Incredibly, barely 11 months after conceiving his idea, Morley stood on the field at Al Lang Stadium in St. Petersburg, Florida presiding over opening night of his eight-team, Florida-based league.  The league attracted some big names, including Ferguson Jenkins, Bill Madlock, Bill Lee, Mickey Rivers, Rollie Fingers and Dave Kingman.  The 35-and-over rule was relaxed for catchers, who could be as young as 32.  Pitcher Ed Rakow, who made his Major League debut 29 years earlier in 1960 was league’s oldest player at age 54.

The Orlando Juice franchise had one of the league’s most active owners in Phillip Breen, although the true extent of Breen’s activities would only become apparent months later.  Breen’s Juice roster featured many familiar names from the 1970’s and 1980’s including Jose Cruz, Tom Paciorek, Pete Falcone, U.L. Washington and Bake McBride.  One of the most intriguing Juice players was Randy Bass, a legendary minor league slugger of the 1970’s who failed to stick in the Majors.  Bass went to Japan and became one of the great gaijin (American) superstars of the league. He won back-to-back Japanese triple crowns in 1985 and 1986.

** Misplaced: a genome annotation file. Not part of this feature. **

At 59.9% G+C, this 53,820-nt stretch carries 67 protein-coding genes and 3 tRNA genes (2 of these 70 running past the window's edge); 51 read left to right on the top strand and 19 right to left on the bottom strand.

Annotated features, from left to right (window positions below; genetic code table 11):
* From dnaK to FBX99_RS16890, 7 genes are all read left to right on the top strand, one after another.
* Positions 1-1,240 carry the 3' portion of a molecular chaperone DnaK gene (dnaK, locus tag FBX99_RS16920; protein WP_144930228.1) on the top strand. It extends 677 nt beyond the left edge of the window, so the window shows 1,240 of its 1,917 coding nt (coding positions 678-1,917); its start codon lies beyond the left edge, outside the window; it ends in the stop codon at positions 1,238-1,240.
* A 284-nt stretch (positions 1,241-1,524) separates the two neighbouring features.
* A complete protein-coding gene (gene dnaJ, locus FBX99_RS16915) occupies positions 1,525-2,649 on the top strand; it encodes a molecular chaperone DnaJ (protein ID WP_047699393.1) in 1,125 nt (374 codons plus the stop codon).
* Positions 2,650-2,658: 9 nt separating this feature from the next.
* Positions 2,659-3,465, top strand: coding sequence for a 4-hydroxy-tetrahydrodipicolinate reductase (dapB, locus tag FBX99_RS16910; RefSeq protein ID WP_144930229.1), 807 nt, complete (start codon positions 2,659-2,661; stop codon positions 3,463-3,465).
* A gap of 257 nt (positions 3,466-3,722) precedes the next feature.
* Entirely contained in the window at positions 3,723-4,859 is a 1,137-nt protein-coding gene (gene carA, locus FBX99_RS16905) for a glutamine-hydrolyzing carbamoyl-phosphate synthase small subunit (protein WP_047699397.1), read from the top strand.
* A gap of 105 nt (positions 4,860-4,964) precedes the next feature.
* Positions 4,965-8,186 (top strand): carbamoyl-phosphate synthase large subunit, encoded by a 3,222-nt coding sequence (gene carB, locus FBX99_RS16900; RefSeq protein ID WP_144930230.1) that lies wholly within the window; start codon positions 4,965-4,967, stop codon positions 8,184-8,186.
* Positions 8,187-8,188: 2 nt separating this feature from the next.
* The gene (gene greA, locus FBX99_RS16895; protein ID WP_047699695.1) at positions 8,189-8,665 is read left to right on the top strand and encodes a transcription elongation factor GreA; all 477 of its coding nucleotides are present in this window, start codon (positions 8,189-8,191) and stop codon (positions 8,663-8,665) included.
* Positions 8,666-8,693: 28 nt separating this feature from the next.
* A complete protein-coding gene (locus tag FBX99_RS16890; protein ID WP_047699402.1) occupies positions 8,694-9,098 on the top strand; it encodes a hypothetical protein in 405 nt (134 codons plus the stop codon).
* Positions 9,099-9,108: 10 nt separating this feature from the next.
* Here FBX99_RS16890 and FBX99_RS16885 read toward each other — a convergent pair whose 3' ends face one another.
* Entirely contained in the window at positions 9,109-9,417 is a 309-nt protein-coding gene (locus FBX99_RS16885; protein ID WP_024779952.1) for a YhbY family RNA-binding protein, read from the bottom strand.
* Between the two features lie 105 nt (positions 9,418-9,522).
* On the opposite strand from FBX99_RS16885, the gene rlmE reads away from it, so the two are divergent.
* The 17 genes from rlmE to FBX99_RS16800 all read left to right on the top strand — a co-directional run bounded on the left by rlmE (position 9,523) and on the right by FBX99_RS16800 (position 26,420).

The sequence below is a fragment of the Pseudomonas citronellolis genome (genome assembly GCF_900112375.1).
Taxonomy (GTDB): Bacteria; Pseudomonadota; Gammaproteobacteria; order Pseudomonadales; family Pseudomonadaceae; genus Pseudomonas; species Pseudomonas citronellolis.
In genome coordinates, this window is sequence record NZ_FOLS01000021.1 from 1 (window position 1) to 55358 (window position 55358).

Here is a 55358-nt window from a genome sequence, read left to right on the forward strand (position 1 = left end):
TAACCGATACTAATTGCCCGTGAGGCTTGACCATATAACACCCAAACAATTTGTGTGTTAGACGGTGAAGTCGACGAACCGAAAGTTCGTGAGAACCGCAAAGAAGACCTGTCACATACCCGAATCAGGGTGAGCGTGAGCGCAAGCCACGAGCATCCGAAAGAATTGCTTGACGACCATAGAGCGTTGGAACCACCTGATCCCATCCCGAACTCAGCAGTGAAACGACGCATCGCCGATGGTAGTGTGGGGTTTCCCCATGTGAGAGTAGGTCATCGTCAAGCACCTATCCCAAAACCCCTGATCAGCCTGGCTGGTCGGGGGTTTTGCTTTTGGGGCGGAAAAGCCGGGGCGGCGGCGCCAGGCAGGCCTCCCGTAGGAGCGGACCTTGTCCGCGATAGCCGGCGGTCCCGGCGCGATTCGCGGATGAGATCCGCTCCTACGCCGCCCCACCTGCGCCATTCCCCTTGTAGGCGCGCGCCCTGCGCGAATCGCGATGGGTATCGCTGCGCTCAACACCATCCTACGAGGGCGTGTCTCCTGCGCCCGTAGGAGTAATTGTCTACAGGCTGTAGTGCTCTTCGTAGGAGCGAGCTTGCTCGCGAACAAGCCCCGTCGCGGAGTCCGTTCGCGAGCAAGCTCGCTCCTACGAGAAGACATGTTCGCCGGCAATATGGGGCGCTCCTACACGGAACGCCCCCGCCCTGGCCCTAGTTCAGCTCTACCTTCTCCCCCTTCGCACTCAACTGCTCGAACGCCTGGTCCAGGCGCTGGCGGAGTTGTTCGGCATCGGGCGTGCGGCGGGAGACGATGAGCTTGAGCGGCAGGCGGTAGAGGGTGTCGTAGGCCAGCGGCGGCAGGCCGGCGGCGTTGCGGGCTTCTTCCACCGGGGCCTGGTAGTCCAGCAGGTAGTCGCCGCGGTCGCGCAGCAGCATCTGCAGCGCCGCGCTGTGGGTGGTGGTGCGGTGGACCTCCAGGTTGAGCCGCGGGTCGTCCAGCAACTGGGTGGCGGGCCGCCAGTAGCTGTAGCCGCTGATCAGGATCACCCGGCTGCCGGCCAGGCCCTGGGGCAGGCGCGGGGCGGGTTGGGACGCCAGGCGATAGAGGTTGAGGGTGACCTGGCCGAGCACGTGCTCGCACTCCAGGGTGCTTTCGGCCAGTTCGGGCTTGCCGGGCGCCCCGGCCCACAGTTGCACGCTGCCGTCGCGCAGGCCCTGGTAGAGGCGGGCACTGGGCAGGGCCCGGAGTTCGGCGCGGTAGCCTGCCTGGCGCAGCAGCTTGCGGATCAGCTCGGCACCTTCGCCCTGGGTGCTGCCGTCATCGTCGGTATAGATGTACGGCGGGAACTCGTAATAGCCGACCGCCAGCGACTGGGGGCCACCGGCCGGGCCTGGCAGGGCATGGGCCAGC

The Juice were so-so on the field, posting a 37-35 record, and horrid at the box office, averaging a league-worst 400 fans per game.  Breen, meanwhile, took a hands-on role in the growing pains of the young league.  Breen served as President of Group One Mortgage in Southfield, Michigan and had more ready access to cash than some of the other fledgling owners.  When the Ft. Myers Sun Sox ran into early cash flow problems, Breen stepped in with the offer of a $550,000 start-up loan, although the league vetoed the proposal.  Later, when St. Lucie Legends owners Joe Sprung and Burt Adams ran out of funds, Breen recruited a friend, Lenny Woolf, as an angel investor who put in $400,000 to allow the Legends to finish the season.